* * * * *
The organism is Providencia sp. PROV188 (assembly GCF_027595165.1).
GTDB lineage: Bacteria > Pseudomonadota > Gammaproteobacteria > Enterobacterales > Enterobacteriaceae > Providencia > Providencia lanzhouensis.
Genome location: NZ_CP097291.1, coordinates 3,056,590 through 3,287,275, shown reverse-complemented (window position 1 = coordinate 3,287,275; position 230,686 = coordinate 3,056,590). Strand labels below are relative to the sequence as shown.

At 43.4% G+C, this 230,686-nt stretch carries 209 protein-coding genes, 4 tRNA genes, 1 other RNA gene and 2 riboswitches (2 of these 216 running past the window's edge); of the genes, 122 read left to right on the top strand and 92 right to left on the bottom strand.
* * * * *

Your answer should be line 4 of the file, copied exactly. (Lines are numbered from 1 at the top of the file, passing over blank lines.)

At 43.4% G+C, this 230,686-nt stretch carries 209 protein-coding genes, 4 tRNA genes, 1 other RNA gene and 2 riboswitches (2 of these 216 running past the window's edge); of the genes, 122 read left to right on the top strand and 92 right to left on the bottom strand.